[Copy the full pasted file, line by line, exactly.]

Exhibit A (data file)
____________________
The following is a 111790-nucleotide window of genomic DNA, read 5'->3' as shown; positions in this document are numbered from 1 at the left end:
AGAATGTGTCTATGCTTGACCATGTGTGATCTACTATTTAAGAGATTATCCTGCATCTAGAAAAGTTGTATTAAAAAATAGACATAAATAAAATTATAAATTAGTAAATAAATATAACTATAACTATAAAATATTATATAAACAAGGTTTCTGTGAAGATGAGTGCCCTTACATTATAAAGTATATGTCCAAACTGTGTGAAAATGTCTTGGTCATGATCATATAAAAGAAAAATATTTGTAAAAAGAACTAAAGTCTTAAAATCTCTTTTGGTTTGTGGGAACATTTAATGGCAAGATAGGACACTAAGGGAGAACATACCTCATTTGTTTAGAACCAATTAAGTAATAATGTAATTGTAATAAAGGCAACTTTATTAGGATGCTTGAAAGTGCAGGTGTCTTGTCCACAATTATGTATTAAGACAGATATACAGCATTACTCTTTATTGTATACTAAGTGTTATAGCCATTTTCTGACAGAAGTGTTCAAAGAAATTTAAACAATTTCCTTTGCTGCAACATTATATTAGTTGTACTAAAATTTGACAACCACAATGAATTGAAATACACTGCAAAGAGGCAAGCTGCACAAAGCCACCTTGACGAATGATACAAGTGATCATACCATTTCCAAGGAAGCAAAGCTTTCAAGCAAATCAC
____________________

The following is a 111790-nucleotide window of genomic DNA, read 5'->3' as shown; positions in this document are numbered from 1 at the left end:
AGAATGTGTCTATGCTTGACCATGTGTGATCTACTATTTAAGAGATTATCCTGCATCTAGAAAAGTTGTATTAAAAAATAGACATAAATAAAATTATAAATTAGTAAATAAATATAACTATAACTATAAAATATTATATAAACAAGGTTTCTGTGAAGATGAGTGCCCTTACATTATAAAGTATATGTCCAAACTGTGTGAAAATGTCTTGGTCATGATCATATAAAAGAAAAATATTTGTAAAAAGAACTAAAGTCTTAAAATCTCTTTTGGTTTGTGGGAACATTTAATGGCAAGATAGGACACTAAGGGAGAACATACCTCATTTGTTTAGAACCAATTAAGTAATAATGTAATTGTAATAAAGGCAACTTTATTAGGATGCTTGAAAGTGCAGGTGTCTTGTCCACAATTATGTATTAAGACAGATATACAGCATTACTCTTTATTGTATACTAAGTGTTATAGCCATTTTCTGACAGAAGTGTTCAAAGAAATTTAAACAATTTCCTTTGCTGCAACATTATATTAGTTGTACTAAAATTTGACAACCACAATGAATTGAAATACACTGCAAAGAGGCAAGCTGCACAAAGCCACCTTGACGAATGATACAAGTGATCATACCATTTCCAAGGAAGCAAAGCTTTCAAGCAAATCAC